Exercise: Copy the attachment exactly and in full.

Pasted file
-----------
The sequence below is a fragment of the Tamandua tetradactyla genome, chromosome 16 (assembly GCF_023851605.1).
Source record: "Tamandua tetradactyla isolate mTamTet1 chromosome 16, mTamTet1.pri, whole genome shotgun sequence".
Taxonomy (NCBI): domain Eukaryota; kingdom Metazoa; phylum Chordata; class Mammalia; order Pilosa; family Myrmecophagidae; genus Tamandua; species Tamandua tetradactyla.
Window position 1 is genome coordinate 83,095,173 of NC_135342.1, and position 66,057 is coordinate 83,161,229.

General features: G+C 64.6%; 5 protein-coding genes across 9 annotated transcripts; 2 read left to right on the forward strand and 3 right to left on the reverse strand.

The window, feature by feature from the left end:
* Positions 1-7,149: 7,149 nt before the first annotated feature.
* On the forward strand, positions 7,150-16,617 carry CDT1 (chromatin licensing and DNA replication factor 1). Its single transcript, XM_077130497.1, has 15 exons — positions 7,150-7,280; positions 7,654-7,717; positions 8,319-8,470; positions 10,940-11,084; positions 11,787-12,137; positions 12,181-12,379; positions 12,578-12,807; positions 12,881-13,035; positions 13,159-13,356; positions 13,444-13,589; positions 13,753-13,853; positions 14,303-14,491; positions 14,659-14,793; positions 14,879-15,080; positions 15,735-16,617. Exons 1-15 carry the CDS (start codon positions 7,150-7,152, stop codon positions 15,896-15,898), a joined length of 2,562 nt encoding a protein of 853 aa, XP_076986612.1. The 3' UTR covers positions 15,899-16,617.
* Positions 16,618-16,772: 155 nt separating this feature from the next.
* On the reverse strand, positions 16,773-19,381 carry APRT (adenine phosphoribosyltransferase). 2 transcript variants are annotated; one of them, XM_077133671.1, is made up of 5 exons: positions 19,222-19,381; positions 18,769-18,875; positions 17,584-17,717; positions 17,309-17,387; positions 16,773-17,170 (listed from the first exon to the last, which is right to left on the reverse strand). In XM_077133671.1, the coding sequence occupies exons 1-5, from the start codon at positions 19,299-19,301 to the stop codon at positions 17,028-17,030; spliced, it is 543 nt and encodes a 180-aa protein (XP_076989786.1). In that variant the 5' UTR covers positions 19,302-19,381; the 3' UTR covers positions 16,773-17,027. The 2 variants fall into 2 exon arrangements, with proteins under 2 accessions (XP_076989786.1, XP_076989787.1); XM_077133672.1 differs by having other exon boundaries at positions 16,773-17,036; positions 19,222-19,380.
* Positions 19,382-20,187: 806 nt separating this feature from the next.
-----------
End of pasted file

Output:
The sequence below is a fragment of the Tamandua tetradactyla genome, chromosome 16 (assembly GCF_023851605.1).
Source record: "Tamandua tetradactyla isolate mTamTet1 chromosome 16, mTamTet1.pri, whole genome shotgun sequence".
Taxonomy (NCBI): domain Eukaryota; kingdom Metazoa; phylum Chordata; class Mammalia; order Pilosa; family Myrmecophagidae; genus Tamandua; species Tamandua tetradactyla.
Window position 1 is genome coordinate 83,095,173 of NC_135342.1, and position 66,057 is coordinate 83,161,229.

General features: G+C 64.6%; 5 protein-coding genes across 9 annotated transcripts; 2 read left to right on the forward strand and 3 right to left on the reverse strand.

The window, feature by feature from the left end:
* Positions 1-7,149: 7,149 nt before the first annotated feature.
* On the forward strand, positions 7,150-16,617 carry CDT1 (chromatin licensing and DNA replication factor 1). Its single transcript, XM_077130497.1, has 15 exons — positions 7,150-7,280; positions 7,654-7,717; positions 8,319-8,470; positions 10,940-11,084; positions 11,787-12,137; positions 12,181-12,379; positions 12,578-12,807; positions 12,881-13,035; positions 13,159-13,356; positions 13,444-13,589; positions 13,753-13,853; positions 14,303-14,491; positions 14,659-14,793; positions 14,879-15,080; positions 15,735-16,617. Exons 1-15 carry the CDS (start codon positions 7,150-7,152, stop codon positions 15,896-15,898), a joined length of 2,562 nt encoding a protein of 853 aa, XP_076986612.1. The 3' UTR covers positions 15,899-16,617.
* Positions 16,618-16,772: 155 nt separating this feature from the next.
* On the reverse strand, positions 16,773-19,381 carry APRT (adenine phosphoribosyltransferase). 2 transcript variants are annotated; one of them, XM_077133671.1, is made up of 5 exons: positions 19,222-19,381; positions 18,769-18,875; positions 17,584-17,717; positions 17,309-17,387; positions 16,773-17,170 (listed from the first exon to the last, which is right to left on the reverse strand). In XM_077133671.1, the coding sequence occupies exons 1-5, from the start codon at positions 19,299-19,301 to the stop codon at positions 17,028-17,030; spliced, it is 543 nt and encodes a 180-aa protein (XP_076989786.1). In that variant the 5' UTR covers positions 19,302-19,381; the 3' UTR covers positions 16,773-17,027. The 2 variants fall into 2 exon arrangements, with proteins under 2 accessions (XP_076989786.1, XP_076989787.1); XM_077133672.1 differs by having other exon boundaries at positions 16,773-17,036; positions 19,222-19,380.
* Positions 19,382-20,187: 806 nt separating this feature from the next.